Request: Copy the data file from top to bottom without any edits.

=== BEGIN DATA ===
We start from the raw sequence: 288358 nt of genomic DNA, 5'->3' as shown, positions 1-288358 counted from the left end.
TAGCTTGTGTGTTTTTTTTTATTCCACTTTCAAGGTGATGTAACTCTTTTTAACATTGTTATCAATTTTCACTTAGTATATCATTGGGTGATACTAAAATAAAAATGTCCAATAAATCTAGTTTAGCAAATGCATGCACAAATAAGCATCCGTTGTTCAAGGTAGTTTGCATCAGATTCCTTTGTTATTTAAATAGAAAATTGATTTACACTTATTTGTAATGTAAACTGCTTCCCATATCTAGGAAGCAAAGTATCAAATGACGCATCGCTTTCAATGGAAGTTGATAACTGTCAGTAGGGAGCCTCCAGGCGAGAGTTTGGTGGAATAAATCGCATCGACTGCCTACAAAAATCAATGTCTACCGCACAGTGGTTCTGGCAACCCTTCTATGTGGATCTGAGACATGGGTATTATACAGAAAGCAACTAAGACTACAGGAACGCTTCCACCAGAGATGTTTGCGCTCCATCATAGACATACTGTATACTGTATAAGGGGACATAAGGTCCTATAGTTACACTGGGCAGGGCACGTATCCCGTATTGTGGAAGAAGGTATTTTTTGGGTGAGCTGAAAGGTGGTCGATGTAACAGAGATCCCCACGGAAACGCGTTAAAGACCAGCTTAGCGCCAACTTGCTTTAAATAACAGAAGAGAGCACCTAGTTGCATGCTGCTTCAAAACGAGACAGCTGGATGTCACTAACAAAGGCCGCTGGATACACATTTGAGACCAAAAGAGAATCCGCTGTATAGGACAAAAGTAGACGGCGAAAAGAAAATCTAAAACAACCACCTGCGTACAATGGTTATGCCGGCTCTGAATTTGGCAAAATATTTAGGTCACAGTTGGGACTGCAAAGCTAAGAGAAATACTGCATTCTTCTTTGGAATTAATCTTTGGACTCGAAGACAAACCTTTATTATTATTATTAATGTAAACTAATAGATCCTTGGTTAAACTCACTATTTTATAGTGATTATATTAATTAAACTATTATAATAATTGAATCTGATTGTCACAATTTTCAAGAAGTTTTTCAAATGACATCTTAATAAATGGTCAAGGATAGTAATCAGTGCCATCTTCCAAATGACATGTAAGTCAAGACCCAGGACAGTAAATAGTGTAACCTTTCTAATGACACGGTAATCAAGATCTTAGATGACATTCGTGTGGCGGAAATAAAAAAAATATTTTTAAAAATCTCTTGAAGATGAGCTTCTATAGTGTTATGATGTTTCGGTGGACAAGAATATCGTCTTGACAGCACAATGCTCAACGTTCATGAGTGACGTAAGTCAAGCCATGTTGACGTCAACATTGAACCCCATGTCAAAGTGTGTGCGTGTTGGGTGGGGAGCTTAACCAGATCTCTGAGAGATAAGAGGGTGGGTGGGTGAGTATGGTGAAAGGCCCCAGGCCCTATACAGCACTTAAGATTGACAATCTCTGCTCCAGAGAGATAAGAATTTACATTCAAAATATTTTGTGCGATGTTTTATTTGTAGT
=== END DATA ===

We start from the raw sequence: 288358 nt of genomic DNA, 5'->3' as shown, positions 1-288358 counted from the left end.
TAGCTTGTGTGTTTTTTTTTATTCCACTTTCAAGGTGATGTAACTCTTTTTAACATTGTTATCAATTTTCACTTAGTATATCATTGGGTGATACTAAAATAAAAATGTCCAATAAATCTAGTTTAGCAAATGCATGCACAAATAAGCATCCGTTGTTCAAGGTAGTTTGCATCAGATTCCTTTGTTATTTAAATAGAAAATTGATTTACACTTATTTGTAATGTAAACTGCTTCCCATATCTAGGAAGCAAAGTATCAAATGACGCATCGCTTTCAATGGAAGTTGATAACTGTCAGTAGGGAGCCTCCAGGCGAGAGTTTGGTGGAATAAATCGCATCGACTGCCTACAAAAATCAATGTCTACCGCACAGTGGTTCTGGCAACCCTTCTATGTGGATCTGAGACATGGGTATTATACAGAAAGCAACTAAGACTACAGGAACGCTTCCACCAGAGATGTTTGCGCTCCATCATAGACATACTGTATACTGTATAAGGGGACATAAGGTCCTATAGTTACACTGGGCAGGGCACGTATCCCGTATTGTGGAAGAAGGTATTTTTTGGGTGAGCTGAAAGGTGGTCGATGTAACAGAGATCCCCACGGAAACGCGTTAAAGACCAGCTTAGCGCCAACTTGCTTTAAATAACAGAAGAGAGCACCTAGTTGCATGCTGCTTCAAAACGAGACAGCTGGATGTCACTAACAAAGGCCGCTGGATACACATTTGAGACCAAAAGAGAATCCGCTGTATAGGACAAAAGTAGACGGCGAAAAGAAAATCTAAAACAACCACCTGCGTACAATGGTTATGCCGGCTCTGAATTTGGCAAAATATTTAGGTCACAGTTGGGACTGCAAAGCTAAGAGAAATACTGCATTCTTCTTTGGAATTAATCTTTGGACTCGAAGACAAACCTTTATTATTATTATTAATGTAAACTAATAGATCCTTGGTTAAACTCACTATTTTATAGTGATTATATTAATTAAACTATTATAATAATTGAATCTGATTGTCACAATTTTCAAGAAGTTTTTCAAATGACATCTTAATAAATGGTCAAGGATAGTAATCAGTGCCATCTTCCAAATGACATGTAAGTCAAGACCCAGGACAGTAAATAGTGTAACCTTTCTAATGACACGGTAATCAAGATCTTAGATGACATTCGTGTGGCGGAAATAAAAAAAATATTTTTAAAAATCTCTTGAAGATGAGCTTCTATAGTGTTATGATGTTTCGGTGGACAAGAATATCGTCTTGACAGCACAATGCTCAACGTTCATGAGTGACGTAAGTCAAGCCATGTTGACGTCAACATTGAACCCCATGTCAAAGTGTGTGCGTGTTGGGTGGGGAGCTTAACCAGATCTCTGAGAGATAAGAGGGTGGGTGGGTGAGTATGGTGAAAGGCCCCAGGCCCTATACAGCACTTAAGATTGACAATCTCTGCTCCAGAGAGATAAGAATTTACATTCAAAATATTTTGTGCGATGTTTTATTTGTAGT